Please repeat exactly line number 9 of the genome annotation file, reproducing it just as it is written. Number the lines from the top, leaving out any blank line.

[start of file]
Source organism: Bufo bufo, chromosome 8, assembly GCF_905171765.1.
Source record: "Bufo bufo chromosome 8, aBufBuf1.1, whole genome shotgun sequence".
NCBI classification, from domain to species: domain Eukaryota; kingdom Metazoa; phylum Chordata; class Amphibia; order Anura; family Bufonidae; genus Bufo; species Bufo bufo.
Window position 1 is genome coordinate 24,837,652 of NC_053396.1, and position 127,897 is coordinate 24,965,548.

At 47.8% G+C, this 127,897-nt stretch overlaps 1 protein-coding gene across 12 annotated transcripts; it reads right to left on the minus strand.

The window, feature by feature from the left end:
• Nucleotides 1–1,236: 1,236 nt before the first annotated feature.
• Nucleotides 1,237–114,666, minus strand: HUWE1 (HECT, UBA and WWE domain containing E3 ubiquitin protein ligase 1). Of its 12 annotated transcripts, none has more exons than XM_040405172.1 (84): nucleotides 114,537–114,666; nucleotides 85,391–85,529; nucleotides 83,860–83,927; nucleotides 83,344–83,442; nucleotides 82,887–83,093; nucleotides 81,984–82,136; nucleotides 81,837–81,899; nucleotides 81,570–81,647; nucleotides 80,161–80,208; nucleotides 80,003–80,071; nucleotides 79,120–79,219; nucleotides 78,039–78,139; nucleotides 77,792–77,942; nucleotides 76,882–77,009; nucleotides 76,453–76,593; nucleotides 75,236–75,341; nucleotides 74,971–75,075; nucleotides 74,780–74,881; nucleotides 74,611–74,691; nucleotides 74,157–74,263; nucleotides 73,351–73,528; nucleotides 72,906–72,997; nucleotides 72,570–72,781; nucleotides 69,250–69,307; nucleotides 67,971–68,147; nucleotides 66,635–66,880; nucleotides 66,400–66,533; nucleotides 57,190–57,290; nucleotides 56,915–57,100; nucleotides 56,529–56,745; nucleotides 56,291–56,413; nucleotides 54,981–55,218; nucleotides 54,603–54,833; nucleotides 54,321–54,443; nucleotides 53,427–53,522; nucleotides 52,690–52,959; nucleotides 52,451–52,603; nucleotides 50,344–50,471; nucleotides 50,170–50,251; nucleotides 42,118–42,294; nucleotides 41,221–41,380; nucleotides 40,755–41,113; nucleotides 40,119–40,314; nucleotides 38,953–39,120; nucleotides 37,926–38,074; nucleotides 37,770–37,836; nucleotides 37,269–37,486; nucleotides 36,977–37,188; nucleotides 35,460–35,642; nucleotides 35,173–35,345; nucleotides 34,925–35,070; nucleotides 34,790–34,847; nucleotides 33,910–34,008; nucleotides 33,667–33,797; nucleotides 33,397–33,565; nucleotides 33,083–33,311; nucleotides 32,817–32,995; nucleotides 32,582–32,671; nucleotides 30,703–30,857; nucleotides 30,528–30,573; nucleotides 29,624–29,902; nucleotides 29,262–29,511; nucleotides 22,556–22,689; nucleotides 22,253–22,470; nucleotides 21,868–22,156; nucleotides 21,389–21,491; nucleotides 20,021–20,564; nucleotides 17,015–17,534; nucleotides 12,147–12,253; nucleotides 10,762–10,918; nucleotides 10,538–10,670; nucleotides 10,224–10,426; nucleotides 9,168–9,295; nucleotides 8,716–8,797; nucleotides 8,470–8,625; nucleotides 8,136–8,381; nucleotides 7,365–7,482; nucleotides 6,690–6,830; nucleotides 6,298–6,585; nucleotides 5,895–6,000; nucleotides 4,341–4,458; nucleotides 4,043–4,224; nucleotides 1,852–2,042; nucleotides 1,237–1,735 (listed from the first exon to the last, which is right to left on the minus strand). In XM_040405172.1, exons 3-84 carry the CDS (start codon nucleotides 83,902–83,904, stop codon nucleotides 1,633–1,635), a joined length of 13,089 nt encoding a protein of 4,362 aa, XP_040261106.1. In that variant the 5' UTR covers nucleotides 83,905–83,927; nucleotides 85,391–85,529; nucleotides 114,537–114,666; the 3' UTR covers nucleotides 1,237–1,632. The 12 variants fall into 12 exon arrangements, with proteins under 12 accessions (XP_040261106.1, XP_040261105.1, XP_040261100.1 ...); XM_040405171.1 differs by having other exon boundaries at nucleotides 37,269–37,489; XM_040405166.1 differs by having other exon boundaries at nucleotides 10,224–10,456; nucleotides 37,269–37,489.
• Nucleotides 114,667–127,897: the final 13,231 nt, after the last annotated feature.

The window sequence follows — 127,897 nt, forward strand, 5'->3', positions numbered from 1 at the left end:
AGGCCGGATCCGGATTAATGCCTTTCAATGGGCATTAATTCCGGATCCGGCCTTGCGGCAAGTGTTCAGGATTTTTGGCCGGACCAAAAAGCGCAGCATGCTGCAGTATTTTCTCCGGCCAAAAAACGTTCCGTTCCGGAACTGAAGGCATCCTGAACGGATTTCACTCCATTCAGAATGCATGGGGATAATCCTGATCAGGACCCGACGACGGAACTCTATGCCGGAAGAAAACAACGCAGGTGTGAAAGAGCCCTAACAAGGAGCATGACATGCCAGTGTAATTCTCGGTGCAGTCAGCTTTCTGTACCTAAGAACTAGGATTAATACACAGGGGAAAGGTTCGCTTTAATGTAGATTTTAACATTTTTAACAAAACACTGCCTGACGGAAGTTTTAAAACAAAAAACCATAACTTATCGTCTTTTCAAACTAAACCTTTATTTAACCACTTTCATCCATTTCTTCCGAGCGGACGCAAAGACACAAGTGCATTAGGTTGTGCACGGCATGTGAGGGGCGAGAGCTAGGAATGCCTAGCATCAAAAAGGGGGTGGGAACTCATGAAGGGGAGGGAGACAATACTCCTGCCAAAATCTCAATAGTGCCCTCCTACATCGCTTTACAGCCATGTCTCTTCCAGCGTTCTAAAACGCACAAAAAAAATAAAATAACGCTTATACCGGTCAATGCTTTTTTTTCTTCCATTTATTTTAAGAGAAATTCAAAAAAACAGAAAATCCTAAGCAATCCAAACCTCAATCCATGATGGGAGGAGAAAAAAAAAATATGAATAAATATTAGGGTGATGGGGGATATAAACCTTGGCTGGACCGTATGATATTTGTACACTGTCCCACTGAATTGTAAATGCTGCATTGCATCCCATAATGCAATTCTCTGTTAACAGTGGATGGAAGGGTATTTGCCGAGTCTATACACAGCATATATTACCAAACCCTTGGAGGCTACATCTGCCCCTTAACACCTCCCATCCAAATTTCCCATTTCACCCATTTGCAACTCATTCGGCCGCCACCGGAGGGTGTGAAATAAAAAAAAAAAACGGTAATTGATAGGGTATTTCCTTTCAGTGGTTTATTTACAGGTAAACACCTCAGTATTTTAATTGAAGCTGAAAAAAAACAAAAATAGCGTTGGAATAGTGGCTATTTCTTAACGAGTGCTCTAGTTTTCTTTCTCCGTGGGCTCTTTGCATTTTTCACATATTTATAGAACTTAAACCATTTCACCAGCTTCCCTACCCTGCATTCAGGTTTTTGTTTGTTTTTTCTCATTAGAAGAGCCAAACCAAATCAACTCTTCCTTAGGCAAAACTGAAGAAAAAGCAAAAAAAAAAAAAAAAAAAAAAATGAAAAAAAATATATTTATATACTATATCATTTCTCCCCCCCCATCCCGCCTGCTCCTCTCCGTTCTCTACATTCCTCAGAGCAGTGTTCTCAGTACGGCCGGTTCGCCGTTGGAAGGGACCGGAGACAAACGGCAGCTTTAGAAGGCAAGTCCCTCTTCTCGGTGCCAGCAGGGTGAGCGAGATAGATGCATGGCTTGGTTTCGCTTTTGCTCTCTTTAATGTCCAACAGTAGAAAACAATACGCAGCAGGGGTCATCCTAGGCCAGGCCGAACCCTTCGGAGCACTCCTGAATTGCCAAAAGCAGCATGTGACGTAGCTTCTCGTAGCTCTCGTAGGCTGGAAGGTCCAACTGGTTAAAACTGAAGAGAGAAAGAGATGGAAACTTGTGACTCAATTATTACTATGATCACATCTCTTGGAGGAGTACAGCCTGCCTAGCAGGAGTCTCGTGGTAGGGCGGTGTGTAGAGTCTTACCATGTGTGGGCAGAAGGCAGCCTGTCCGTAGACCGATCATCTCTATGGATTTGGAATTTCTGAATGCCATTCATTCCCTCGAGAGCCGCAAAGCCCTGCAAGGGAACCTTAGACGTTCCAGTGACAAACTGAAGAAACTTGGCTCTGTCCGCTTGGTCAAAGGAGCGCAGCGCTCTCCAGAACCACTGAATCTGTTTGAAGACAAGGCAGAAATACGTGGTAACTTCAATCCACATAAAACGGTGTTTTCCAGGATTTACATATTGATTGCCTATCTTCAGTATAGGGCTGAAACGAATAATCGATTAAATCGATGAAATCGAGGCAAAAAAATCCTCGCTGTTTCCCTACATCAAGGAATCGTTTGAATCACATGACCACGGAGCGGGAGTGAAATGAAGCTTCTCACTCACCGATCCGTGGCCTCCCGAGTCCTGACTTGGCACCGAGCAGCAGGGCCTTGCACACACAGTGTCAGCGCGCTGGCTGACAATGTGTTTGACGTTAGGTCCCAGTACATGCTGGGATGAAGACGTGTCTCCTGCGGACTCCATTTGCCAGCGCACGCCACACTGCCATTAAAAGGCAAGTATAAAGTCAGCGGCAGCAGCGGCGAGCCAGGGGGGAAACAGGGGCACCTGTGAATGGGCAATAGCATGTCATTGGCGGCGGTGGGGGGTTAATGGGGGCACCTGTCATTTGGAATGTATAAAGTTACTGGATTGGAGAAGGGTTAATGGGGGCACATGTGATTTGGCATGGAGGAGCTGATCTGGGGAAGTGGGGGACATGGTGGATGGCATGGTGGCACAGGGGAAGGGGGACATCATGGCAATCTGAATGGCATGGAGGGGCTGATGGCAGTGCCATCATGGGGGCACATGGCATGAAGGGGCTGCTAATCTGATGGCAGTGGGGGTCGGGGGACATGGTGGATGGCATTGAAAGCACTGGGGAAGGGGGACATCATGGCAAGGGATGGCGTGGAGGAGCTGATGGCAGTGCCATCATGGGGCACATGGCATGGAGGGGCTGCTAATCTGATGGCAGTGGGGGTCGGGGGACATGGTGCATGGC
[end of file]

• Nucleotides 114,667–127,897: the final 13,231 nt, after the last annotated feature.